Tuesday, June 28, 2011

In Light of Financial Crisis, Singapore Proposes Revisions to Corporate Governance Code

The Singapore Corporate Governance Council has proposed significant changes to the Corporate Governance Code that would enhance the areas of executive compensation, the role of independent directors, and risk management. One revision to the Code would include a provision that the compensation committee should ensure that existing key relationships between the company and its appointed compensation consultants will not affect the independence and objectivity of the consultants. The Code would also include additional guidance that companies should disclose more information on the link between compensation and the performance of directors, CEOs and key management personnel.

Also, companies should fully disclose the compensation of each individual director and the CEO on a named basis. Companies should disclose in aggregate the total remuneration paid to the top five key management personnel who are not directors or the CEO.

Global events over the past two years have underscored the importance of companies taking an integrated, firm-wide perspective of their risk exposure, and increased the focus on the governance of risk management. Thus, the Council proposes a new Code principle on risk management under which the Board would be responsible for the risk governance of the company and would determine the nature and extent of risks which the company may undertake. The Board would also ensure the maintenance of a sound system of risk management and internal controls.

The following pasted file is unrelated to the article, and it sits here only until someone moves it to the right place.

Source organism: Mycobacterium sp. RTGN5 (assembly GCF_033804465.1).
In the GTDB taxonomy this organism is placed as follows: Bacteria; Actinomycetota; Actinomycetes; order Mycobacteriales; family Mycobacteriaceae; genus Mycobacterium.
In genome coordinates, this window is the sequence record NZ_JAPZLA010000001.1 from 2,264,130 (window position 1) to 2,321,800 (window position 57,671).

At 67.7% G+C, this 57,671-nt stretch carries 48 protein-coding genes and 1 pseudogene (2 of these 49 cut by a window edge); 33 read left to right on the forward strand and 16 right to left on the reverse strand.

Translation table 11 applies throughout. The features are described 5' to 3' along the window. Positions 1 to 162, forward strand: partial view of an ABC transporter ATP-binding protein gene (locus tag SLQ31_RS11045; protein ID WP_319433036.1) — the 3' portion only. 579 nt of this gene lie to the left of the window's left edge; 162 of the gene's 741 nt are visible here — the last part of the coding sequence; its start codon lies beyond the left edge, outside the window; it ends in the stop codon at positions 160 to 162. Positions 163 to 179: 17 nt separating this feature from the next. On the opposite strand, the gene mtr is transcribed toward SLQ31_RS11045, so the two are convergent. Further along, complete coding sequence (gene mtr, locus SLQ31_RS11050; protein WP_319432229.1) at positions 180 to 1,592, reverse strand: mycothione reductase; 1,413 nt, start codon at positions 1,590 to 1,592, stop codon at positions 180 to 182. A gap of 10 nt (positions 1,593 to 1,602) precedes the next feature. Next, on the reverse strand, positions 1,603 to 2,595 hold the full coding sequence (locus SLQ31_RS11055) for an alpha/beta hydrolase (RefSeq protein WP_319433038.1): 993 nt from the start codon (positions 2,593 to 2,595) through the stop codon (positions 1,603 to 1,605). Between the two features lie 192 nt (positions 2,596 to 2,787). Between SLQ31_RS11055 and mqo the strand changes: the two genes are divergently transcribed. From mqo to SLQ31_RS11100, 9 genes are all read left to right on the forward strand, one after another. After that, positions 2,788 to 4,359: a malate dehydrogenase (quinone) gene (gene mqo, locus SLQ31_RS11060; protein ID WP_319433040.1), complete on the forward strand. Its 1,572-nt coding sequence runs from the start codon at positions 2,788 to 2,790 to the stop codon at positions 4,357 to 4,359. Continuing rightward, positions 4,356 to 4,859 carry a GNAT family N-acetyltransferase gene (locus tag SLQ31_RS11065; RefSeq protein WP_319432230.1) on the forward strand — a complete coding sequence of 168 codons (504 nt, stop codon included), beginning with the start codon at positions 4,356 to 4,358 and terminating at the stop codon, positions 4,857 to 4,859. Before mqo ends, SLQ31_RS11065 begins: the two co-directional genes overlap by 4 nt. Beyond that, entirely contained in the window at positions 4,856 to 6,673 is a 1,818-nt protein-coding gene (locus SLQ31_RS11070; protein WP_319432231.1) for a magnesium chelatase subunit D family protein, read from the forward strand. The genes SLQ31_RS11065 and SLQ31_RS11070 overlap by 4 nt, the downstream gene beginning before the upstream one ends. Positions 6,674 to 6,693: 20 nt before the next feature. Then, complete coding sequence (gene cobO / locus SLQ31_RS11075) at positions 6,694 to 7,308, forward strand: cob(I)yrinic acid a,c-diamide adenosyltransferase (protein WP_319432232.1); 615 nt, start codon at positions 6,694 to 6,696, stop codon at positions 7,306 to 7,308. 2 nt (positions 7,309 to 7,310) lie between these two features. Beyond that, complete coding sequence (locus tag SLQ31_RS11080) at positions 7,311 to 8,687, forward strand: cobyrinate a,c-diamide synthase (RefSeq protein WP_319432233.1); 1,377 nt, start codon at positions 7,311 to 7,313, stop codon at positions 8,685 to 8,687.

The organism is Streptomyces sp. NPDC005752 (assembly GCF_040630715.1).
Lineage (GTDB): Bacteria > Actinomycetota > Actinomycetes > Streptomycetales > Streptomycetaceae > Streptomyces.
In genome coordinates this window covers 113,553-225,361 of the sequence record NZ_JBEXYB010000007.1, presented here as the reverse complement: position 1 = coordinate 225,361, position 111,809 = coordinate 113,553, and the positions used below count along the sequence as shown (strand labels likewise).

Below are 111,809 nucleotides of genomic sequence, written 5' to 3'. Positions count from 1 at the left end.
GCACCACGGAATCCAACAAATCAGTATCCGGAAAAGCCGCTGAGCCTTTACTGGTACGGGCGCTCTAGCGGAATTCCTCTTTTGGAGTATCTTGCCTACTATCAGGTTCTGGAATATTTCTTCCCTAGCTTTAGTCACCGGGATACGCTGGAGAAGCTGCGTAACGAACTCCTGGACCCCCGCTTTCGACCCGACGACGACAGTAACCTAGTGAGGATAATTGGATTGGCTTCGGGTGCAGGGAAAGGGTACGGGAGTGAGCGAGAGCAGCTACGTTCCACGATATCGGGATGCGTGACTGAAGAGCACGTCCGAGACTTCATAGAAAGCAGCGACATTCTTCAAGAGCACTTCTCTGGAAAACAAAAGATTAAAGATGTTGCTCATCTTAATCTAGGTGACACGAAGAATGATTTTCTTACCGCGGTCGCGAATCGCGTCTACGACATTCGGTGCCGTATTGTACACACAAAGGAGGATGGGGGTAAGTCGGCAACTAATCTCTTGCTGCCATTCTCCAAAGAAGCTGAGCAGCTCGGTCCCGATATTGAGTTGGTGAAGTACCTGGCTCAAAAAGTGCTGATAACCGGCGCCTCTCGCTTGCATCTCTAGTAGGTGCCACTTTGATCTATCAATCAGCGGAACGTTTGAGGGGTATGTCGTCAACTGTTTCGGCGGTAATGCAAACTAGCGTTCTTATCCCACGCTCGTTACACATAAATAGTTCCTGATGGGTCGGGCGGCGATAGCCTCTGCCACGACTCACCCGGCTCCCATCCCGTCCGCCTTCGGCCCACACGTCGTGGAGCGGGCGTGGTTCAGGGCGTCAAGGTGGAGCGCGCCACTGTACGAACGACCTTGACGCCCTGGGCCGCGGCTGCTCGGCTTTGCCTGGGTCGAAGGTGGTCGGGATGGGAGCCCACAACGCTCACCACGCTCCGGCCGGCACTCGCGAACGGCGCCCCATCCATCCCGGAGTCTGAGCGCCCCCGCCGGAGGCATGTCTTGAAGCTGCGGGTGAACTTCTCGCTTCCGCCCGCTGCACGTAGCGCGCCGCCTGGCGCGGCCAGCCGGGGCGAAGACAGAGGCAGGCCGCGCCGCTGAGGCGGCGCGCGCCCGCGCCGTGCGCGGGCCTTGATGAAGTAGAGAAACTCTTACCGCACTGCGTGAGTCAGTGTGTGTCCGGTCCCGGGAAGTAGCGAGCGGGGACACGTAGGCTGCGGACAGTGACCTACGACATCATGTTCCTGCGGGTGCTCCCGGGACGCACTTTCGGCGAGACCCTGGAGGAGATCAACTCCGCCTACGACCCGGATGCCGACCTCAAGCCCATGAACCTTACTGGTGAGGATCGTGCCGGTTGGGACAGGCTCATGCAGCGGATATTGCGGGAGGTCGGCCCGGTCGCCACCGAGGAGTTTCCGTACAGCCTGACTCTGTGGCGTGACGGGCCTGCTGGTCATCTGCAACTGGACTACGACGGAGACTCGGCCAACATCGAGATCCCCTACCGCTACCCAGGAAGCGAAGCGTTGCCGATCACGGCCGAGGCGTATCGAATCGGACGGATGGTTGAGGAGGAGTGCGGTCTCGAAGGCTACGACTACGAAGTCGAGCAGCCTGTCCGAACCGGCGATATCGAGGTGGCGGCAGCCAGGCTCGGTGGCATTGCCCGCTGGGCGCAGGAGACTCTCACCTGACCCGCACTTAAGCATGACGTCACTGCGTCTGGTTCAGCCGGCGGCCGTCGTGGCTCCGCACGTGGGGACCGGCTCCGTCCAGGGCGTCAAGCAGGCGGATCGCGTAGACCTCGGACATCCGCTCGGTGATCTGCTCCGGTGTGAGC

The Council also recommends a separate Board risk committee. Further, to enhance management’s accountability for the company’s risk management, the Council also proposes that the Board comment on whether it received assurance from the CEO or the CFO regarding the company’s risk management system.

There is growing recognition that a company’s corporate governance framework should involve shareholders and other stakeholders. International corporate governance practices have evolved to provide for shareholder rights to be recognized and facilitated, and for company boards to engage with their shareholders. In Singapore, the legal rights of shareholders are set out in legislation or embodied in common law principles. The Council recommends a new Code principle, and accompanying guidelines on Shareholder Rights to guide companies in their engagement with shareholders.

Internationally, the proportion of independent directors on the board of a listed company ranges from one-third in Hong Kong to half or majority in Australia, the UK and the US. The current Code requires independent directors to make up at least one-third of the board of a listed company. The Council proposes that independent directors should make up at least half of the Board when the Chair and the CEO is the same person, immediate family members or part of the same management team, or the Chair is not independent.